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CDI: Just Tell Me What to Say

CDI Still the RX for Accurate Reimbursement

Published March 23, 2012 3:24 PM by Alice Zentner

The accuracy of your reimbursement under ICD-10 is a direct result of the accuracy of your clinical documentation. As with ICD-9, the goal is to get the dollars that you are entitled to get. No more. No less. Manipulating codes to maximize reimbursement is still considered fraud.

The assignment and order of primary and secondary diagnoses must accurately reflect the patient’s condition and resources consumed by that patient as documented in the medical record. Physician documentation must reflect the situation in detail. This has also been a challenge for HIM and CDI professionals. However, the proliferation of codes under ICD-10 makes this task even more daunting.

So how do we all cope?

The first step is to fully understand the list of CCs (complication and co-morbidity) and MCCs (major complication or co-morbidity) in ICD-10 and how these codes are extrapolated over a larger expanse of principal diagnosis. A good example for CDI and HIM professionals to reference is a diagnosis of cerebral-vascular accident (CVA).

In ICD-9 coding, the diagnosis of hemiparesis following a CVA has three choices of codes. In ICD-10, the number of possible codes for the same diagnosis explodes. You now have options for right dominant, right non-dominant, left dominant, left non-dominant, unspecified, intracranial, subdural, hemorrhagic, embolic or any combination of the above. What were three choices in ICD-9 are now 28 choices in ICD-10. So physicians must say what type of CVA, which side of the brain is impacted and to what extent.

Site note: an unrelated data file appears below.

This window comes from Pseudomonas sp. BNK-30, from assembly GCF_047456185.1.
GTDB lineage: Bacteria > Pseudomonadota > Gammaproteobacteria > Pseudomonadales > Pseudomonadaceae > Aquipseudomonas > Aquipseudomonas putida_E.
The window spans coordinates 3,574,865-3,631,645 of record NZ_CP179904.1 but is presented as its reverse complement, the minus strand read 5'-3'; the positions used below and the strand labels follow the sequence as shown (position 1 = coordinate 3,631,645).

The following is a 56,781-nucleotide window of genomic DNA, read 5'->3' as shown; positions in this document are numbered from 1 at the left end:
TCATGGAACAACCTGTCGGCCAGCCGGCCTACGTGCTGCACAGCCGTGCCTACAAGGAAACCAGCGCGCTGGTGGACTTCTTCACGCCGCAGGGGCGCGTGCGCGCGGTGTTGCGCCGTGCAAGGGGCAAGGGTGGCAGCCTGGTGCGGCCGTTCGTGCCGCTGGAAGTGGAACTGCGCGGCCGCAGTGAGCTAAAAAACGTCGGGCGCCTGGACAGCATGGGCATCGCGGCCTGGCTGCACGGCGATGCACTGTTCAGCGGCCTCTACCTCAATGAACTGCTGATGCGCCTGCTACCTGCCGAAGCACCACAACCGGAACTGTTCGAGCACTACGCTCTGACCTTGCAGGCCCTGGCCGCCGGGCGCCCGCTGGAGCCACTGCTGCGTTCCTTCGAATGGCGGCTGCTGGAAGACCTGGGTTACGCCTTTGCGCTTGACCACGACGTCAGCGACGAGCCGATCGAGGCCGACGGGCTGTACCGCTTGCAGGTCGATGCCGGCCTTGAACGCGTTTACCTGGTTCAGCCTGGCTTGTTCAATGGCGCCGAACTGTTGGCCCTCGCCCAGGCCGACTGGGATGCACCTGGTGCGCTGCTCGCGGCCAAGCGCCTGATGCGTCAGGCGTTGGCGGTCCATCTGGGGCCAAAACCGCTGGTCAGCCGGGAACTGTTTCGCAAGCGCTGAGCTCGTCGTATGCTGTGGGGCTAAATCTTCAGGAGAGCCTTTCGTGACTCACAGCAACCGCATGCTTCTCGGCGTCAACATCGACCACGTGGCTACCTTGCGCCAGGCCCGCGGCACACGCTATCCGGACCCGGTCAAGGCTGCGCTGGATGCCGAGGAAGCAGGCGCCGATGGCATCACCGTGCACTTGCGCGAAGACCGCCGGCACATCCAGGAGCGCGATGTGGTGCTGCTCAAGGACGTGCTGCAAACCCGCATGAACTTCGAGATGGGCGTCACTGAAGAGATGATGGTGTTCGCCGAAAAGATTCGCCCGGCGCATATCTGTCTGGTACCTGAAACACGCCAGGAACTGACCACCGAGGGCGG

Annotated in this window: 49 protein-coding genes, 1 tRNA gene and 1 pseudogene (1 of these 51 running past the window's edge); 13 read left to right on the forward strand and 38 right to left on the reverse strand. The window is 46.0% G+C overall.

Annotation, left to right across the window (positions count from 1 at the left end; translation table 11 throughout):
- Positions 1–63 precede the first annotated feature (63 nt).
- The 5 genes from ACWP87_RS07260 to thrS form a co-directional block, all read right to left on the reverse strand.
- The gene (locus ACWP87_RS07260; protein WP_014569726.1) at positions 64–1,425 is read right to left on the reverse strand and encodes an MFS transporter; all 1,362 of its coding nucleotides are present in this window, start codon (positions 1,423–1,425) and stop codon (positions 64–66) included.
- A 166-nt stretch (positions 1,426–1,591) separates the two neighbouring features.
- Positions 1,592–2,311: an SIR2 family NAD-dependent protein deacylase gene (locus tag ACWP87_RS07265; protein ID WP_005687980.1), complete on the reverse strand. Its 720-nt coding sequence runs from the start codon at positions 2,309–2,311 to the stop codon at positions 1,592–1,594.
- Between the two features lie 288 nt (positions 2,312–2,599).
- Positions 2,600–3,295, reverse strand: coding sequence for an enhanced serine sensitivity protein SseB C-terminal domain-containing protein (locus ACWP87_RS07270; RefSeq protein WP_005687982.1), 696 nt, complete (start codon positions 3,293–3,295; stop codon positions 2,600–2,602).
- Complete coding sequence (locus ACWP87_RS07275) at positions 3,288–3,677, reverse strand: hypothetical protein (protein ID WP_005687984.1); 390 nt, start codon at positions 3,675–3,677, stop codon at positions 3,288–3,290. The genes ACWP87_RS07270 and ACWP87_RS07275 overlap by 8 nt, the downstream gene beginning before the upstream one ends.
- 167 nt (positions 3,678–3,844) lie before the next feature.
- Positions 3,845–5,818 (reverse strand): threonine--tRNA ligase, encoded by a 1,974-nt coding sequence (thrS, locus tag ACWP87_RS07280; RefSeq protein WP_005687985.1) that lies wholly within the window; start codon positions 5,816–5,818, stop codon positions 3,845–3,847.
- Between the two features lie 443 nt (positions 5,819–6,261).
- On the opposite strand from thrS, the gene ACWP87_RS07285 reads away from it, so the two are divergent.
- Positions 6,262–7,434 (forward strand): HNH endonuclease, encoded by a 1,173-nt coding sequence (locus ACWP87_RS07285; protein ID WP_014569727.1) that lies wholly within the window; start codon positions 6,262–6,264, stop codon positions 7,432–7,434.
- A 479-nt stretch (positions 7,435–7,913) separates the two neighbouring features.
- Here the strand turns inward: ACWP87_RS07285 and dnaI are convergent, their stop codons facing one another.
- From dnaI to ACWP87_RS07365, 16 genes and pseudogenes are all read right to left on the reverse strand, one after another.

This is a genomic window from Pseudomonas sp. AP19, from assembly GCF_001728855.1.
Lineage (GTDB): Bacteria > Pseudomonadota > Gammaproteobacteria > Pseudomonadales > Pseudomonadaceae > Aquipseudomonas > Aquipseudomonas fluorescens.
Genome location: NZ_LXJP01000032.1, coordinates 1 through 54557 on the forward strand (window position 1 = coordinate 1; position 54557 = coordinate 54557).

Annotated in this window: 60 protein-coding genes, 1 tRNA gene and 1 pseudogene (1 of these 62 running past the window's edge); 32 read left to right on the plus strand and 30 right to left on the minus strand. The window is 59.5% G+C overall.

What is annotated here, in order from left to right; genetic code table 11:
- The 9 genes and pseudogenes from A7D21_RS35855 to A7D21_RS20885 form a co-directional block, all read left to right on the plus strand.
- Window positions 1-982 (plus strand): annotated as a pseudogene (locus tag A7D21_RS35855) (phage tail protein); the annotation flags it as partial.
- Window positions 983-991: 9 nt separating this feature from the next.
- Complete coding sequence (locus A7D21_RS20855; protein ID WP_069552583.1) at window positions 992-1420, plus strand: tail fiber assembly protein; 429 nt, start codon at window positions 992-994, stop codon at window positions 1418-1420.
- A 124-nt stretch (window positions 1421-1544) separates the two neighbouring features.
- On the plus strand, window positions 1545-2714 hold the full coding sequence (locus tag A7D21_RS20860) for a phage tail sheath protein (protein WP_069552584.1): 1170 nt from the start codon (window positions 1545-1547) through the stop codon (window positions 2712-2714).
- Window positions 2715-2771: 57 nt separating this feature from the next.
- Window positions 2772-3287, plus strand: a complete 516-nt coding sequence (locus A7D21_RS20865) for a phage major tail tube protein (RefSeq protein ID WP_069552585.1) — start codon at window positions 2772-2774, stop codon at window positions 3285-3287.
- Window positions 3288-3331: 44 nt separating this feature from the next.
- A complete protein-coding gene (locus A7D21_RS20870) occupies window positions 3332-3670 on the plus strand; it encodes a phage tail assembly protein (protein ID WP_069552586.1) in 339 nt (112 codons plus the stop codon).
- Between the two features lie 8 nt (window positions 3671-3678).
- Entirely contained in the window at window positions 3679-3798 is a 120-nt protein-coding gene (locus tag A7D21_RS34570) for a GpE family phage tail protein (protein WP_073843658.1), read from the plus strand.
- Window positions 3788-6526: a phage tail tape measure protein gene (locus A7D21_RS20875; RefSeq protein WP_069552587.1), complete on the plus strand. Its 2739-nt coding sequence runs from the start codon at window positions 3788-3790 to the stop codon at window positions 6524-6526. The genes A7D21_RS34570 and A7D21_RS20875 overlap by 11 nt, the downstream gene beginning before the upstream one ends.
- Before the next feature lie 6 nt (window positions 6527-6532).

Another case is angina. If you document only angina with spasm you will get a CC. However, if you document angina with spasm with atherosclerotic heart disease (ASHD) of native coronary artery, then it is not a CC. It is just a manifestation of the underlying disease. If the angina is documented as unstable, then it goes back to being a CC. Confusing is an understatement!

For HIM and CDI professionals, the end goal is to know and understand the needs for ICD-10 and its CCs/MCCs. Once you understand the need, you can convey to the physician community the documentation protocol to accurately code the condition. Start with your high volume, high revenue diagnoses. But please get started!

posted by Alice Zentner



The need for specificity in itself does not complicate reimbursement. In actuality it may speed up the reimbursement process and negate certain claim denials because information that is requested multiple times from providers by claims processors, will now be readily available due to the beauty (granularity) of ICD 10. I personally think that it is time for coders, coding auditors and coding educators to stop presenting ICD 10 as more complex than it truly is. Anyone who is a true born and bred coder who has experienced this beautiful classification system is in awe at its sheer clinical simplicity. I submit to you that - A CVA needs a location. Identifying the location allows for greater specificity in the patient care continuum. Isn't the care of the patient the ultimate goal?

Tunde , Coding - Manager, KP April 5, 2012 3:45 PM
Pasadena CA

Sounds like arguments making tax code more fair.  The increased number of codes further complicate reimbursement.  The cost to implement is excessive, the change in workflow is unnecessary.  The US is the last to make this conversion. AS we look at the other countries that have implemented this there is a common theme: No benefit for ambulatory medicine.  So it obscenely expensive, unnecessary and  burdensome. APMA should be joining the AMA in stopping ICD 10 altogether.

Marc Garfield, Podiatry - DPM, Self Emp March 27, 2012 12:24 PM
Williamsburg VA

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